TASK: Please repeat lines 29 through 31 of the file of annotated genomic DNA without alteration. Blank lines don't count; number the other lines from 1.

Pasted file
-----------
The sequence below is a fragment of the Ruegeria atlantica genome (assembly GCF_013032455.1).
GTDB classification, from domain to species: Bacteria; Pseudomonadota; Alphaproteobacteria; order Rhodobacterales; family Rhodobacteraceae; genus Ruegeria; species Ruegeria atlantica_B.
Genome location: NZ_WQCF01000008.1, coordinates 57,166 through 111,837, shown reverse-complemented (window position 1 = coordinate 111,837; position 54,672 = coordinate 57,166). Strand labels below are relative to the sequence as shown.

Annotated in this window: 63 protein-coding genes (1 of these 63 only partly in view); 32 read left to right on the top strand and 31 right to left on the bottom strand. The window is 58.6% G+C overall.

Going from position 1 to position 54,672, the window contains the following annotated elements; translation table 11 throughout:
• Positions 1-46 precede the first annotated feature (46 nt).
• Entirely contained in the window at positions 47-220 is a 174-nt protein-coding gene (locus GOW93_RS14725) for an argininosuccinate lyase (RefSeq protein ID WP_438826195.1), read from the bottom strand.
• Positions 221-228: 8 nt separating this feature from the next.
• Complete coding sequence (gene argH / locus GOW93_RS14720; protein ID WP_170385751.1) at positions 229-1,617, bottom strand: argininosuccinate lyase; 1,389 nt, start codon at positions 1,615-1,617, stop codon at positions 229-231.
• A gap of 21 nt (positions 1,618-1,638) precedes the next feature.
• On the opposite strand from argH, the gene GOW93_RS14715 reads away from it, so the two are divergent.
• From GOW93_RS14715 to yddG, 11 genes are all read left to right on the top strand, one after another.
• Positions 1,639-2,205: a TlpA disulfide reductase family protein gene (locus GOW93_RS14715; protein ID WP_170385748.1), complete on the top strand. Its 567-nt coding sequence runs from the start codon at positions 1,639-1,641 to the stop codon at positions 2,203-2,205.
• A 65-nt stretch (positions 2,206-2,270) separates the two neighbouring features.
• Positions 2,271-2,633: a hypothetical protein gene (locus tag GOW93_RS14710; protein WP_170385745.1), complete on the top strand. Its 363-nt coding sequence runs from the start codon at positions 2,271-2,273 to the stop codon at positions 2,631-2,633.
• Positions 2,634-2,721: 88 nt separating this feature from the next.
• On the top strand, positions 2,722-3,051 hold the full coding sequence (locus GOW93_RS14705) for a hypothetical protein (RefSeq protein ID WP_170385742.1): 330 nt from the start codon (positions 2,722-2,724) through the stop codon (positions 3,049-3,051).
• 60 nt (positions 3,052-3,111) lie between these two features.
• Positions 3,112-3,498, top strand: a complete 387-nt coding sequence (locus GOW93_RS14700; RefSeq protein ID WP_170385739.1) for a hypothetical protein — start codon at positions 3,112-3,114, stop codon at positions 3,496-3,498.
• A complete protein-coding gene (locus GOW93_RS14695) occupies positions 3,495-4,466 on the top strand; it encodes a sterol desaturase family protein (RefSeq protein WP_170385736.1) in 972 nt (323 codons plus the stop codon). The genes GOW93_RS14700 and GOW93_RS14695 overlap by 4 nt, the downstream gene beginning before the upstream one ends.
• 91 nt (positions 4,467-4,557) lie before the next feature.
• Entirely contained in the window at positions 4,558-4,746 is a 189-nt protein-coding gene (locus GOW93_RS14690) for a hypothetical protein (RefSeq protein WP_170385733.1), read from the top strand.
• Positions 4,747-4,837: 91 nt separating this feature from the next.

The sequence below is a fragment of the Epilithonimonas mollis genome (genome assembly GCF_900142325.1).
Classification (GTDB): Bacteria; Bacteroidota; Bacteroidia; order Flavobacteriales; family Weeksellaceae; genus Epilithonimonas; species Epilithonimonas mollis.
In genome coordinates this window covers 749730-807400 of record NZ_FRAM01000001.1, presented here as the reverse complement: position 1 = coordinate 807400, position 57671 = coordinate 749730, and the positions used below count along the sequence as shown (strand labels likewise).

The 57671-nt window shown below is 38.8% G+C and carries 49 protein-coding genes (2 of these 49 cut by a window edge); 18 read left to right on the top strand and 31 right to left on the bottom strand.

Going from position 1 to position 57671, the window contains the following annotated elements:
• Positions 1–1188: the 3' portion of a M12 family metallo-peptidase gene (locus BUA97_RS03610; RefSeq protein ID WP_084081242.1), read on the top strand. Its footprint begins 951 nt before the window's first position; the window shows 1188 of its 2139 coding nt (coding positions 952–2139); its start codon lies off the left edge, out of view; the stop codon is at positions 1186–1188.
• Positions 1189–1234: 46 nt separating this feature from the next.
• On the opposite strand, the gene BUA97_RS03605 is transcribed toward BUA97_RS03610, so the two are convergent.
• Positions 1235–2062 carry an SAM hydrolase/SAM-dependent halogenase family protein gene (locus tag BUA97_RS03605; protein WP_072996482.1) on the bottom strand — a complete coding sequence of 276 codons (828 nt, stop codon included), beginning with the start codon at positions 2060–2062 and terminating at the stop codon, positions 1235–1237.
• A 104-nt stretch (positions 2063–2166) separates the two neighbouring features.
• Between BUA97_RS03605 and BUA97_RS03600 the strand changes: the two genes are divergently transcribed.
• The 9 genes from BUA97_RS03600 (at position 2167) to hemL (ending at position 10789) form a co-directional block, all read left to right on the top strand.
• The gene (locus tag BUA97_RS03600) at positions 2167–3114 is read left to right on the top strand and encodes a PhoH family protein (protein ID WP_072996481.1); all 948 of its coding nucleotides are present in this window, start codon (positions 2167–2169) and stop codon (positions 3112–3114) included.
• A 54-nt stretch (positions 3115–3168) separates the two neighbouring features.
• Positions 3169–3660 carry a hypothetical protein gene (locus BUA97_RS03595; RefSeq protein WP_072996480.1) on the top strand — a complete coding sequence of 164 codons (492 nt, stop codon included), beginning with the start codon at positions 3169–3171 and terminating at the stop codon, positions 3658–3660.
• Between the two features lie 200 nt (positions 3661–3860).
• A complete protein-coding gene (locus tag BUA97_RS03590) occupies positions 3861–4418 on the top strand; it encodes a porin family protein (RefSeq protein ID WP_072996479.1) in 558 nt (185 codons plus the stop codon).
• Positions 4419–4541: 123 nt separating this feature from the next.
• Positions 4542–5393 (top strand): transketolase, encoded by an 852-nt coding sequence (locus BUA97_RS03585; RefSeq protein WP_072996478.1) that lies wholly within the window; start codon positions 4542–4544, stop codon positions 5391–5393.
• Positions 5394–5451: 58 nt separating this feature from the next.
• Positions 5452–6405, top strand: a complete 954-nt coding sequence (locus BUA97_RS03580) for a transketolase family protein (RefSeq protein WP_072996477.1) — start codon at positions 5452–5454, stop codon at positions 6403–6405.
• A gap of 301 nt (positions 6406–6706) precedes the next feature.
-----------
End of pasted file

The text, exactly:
• Positions 1–1188: the 3' portion of a M12 family metallo-peptidase gene (locus BUA97_RS03610; RefSeq protein ID WP_084081242.1), read on the top strand. Its footprint begins 951 nt before the window's first position; the window shows 1188 of its 2139 coding nt (coding positions 952–2139); its start codon lies off the left edge, out of view; the stop codon is at positions 1186–1188.
• Positions 1189–1234: 46 nt separating this feature from the next.
• On the opposite strand, the gene BUA97_RS03605 is transcribed toward BUA97_RS03610, so the two are convergent.